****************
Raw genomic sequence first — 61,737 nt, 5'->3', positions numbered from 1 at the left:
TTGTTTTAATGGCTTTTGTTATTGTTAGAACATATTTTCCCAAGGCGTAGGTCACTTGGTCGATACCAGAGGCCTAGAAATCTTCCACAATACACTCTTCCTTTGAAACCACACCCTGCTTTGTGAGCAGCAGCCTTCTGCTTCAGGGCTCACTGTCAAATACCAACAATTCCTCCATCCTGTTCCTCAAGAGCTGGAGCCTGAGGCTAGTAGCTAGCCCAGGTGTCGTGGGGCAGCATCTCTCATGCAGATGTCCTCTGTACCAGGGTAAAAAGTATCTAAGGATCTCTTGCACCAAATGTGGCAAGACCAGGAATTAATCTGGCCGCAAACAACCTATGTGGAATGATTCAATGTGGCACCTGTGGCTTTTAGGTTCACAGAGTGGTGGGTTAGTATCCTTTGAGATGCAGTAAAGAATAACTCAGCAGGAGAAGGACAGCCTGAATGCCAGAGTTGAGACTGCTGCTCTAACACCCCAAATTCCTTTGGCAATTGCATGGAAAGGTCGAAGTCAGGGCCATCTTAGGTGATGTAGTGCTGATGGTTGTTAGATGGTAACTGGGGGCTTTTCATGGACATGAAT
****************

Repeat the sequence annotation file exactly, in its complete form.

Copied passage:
Raw genomic sequence first — 61,737 nt, 5'->3', positions numbered from 1 at the left:
TTGTTTTAATGGCTTTTGTTATTGTTAGAACATATTTTCCCAAGGCGTAGGTCACTTGGTCGATACCAGAGGCCTAGAAATCTTCCACAATACACTCTTCCTTTGAAACCACACCCTGCTTTGTGAGCAGCAGCCTTCTGCTTCAGGGCTCACTGTCAAATACCAACAATTCCTCCATCCTGTTCCTCAAGAGCTGGAGCCTGAGGCTAGTAGCTAGCCCAGGTGTCGTGGGGCAGCATCTCTCATGCAGATGTCCTCTGTACCAGGGTAAAAAGTATCTAAGGATCTCTTGCACCAAATGTGGCAAGACCAGGAATTAATCTGGCCGCAAACAACCTATGTGGAATGATTCAATGTGGCACCTGTGGCTTTTAGGTTCACAGAGTGGTGGGTTAGTATCCTTTGAGATGCAGTAAAGAATAACTCAGCAGGAGAAGGACAGCCTGAATGCCAGAGTTGAGACTGCTGCTCTAACACCCCAAATTCCTTTGGCAATTGCATGGAAAGGTCGAAGTCAGGGCCATCTTAGGTGATGTAGTGCTGATGGTTGTTAGATGGTAACTGGGGGCTTTTCATGGACATGAAT